Alden GonzalesESPN staff writer3 minutes to read
A US bankruptcy judge in Houston ruled in favor of Major League Baseball and four of its teams on Thursday, forcing Diamond Sports Group, the RSN operator that broadcasts under the name Bally Sports, to pay the contracts involved in full.
Diamond, who has been navigating through bankruptcy proceedings, has argued that he should pay the Minnesota Twins, Cleveland Guardians, Arizona Diamondbacks and Texas Rangers less than current deals require, noting that the rapid rate of cord-cutting across the US has greatly reduced the value of the assets. But Judge Chris Lopez, who presided over a case that lasted two full days and included lengthy testimony from MLB Commissioner Rob Manfred, ultimately stated that “contract rate is the correct answer here.”
The decision likely sets a crucial precedent that undermines Diamond’s hope of cutting costs by reducing the value of previously agreed contracts, especially with 28 NBA and NHL teams also within his purview.
“Profitability is definitely decreasing for each team,” Lopez said as part of his ruling. “But again, that doesn’t mean that the contract price and those fees under those contracts aren’t reasonable.”
The Twins, Guardians, D-backs, and Rangers already got 75% of what was owed to them as a means of keeping them until the hearing was over. Lopez, by choosing not to amend their contracts, ruled that they could keep that money and that Diamond needed to pay the remaining 25% “in the normal course of business”. Lopez, who called his ruling a “very difficult decision,” did not set a deadline for when Diamond would have to decide whether or not to keep those contracts.
Diamond, a Sinclair subsidiary, took on more than $8 billion in debt to buy broadcast rights for 42 teams across the MLB, NBA and NHL from Fox in 2019, then gradually suffered from the spread of streaming services across the top and was forced into a realignment. Chapter 11 bankruptcy in March. Diamond owned the rights to 14 major league teams but lost to the San Diego Padres earlier this week when it failed to pay the rights fee due at the end of the grace period.
MLB has been running Padres broadcasts since Wednesday, presenting games without interruption through its streaming service, MLB.TV, and on various channels through several cable companies. The league has promised to do the same with any other team outside Diamond’s purview. Judge Diamond’s ruling could prompt him to dump the D linebacker, the Guardians, Twins, and Rangers in the near future, and possibly some of the other nine major league teams owned by him as well.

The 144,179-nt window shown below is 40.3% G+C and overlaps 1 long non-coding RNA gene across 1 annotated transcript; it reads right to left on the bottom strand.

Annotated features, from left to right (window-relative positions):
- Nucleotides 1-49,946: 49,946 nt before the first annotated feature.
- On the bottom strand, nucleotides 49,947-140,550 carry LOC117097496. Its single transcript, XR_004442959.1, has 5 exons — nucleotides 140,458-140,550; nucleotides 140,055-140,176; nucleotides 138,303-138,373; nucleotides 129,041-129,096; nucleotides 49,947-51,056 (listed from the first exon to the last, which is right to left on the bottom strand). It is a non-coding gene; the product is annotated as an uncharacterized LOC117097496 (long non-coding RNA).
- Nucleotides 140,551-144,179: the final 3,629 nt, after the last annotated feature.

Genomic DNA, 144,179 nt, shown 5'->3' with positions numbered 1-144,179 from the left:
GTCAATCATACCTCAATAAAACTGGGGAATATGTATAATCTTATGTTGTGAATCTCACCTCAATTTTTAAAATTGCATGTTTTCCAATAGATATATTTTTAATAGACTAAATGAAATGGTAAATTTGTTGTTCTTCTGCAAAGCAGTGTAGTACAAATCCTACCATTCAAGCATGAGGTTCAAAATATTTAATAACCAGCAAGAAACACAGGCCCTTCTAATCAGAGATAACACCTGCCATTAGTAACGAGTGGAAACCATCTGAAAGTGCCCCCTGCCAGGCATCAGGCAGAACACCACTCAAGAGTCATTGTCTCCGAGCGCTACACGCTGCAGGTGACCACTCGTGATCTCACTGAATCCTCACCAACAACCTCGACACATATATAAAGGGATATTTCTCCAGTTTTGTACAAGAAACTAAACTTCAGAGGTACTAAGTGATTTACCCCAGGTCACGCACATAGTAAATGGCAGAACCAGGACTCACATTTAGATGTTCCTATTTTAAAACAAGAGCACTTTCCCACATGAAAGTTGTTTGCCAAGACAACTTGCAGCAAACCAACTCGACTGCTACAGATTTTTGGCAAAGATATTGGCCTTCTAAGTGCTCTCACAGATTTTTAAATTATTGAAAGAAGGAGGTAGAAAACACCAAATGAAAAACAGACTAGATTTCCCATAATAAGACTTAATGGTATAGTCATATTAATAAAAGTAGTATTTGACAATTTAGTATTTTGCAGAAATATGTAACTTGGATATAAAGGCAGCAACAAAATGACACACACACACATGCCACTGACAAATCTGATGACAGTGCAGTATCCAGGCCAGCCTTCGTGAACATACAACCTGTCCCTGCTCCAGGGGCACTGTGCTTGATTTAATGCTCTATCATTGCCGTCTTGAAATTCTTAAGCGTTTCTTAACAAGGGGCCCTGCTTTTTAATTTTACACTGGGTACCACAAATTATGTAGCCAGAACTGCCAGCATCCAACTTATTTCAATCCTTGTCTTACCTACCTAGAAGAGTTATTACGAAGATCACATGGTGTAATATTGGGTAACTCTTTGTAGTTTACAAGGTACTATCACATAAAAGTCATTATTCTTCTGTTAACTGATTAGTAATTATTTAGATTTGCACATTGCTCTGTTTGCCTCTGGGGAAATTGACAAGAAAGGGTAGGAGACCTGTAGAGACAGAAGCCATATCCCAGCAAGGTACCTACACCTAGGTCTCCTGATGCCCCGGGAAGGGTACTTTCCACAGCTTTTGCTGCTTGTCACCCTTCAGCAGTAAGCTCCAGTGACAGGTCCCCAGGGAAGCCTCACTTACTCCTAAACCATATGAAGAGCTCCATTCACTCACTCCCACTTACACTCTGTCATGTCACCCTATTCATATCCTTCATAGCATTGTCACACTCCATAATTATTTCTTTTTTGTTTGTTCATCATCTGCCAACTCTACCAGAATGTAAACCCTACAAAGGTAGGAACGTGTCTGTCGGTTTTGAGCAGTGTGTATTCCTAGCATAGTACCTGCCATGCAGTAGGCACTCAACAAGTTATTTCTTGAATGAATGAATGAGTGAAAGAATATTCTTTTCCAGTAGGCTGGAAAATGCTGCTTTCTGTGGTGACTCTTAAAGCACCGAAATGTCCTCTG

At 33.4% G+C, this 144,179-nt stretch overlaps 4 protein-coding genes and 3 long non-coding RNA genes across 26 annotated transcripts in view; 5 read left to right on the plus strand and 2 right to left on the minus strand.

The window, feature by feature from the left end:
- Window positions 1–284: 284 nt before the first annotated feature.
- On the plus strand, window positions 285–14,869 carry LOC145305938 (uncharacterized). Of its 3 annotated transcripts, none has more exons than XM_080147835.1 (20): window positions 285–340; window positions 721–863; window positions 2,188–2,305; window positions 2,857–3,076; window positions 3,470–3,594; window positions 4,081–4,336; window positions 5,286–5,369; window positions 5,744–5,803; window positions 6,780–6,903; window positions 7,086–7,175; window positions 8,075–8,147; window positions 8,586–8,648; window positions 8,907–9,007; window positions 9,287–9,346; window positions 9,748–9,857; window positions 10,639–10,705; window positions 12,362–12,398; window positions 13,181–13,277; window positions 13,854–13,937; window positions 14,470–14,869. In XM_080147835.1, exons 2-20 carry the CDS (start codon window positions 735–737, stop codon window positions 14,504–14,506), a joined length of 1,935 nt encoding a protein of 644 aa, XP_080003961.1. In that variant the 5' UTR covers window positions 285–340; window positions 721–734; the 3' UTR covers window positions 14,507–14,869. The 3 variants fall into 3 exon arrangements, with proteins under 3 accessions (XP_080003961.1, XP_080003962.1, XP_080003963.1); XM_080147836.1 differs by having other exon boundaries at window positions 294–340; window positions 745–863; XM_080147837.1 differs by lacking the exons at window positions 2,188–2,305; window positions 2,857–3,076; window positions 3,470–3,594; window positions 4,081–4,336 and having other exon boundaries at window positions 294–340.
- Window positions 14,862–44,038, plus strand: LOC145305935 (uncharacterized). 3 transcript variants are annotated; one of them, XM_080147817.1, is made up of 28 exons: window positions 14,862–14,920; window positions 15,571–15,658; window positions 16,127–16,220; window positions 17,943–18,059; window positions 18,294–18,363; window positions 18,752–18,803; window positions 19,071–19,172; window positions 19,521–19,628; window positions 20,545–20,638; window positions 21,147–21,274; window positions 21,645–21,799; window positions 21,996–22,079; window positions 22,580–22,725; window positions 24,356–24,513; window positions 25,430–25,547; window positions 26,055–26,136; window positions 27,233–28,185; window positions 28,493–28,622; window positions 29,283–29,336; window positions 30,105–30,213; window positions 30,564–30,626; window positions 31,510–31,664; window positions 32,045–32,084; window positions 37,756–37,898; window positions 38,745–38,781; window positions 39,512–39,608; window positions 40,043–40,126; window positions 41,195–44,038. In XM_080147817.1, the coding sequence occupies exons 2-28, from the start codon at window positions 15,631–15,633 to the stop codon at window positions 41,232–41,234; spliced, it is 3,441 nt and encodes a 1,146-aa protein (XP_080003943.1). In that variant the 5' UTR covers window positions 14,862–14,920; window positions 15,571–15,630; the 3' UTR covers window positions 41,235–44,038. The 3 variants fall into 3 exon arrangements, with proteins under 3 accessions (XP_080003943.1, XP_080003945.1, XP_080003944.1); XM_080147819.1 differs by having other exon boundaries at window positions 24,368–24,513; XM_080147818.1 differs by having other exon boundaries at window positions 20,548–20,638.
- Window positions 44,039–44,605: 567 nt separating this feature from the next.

“MLB appreciates the ruling by the Federal Bankruptcy Court in Houston requiring Diamond to pay the clubs full contractual price,” the league wrote in a statement. “As always, we hope that Diamond will continue to broadcast games and fulfill its contractual obligations to the clubs. As with the Padres, MLB will be willing to make games available to fans if Diamond fails to live up to its obligations.”
Diamond has long stated that it needs to secure broadcast rights in order to support Bally Sports+ and run a more sustainable business, but currently holds broadcast rights to only five major teams: the Kansas City Royals, Milwaukee Brewers, Tampa Bay Rays, Detroit Tigers and Miami Marlins. MLB has shown no interest in providing broadcast rights to others. The two-day session, which lasted a total of about 20 hours, emphasized the animosity that had festered between the two sides over the past four years.
“I’m asking the parties to talk,” Lopez said. “I’m not asking the parties to agree—I’m asking the parties to speak. That’s the request. I’m not going to force you into the room, but I’m asking you to talk.”
During his nearly two-hour testimony Wednesday, Manfred stated that MLB promised Bally-owned teams that they would generate at least 80% of the revenue they were projecting through their broadcast deals in 2023; Whatever Diamond didn’t pay in the end will be subsidized by the league. Manfred also said that MLB tried to buy the regional sports networks when they were initially for sale but came up about $900 million less than Diamond’s winning bid, adding that he would try to buy them again if the situation arose.
Revelation helped the MLB argument.
“They think their rights are valuable, they can get as much or more for them, and they’re willing to put money on the table for them,” Lopez said, referring to Manfred’s testimony. “They just can’t.”
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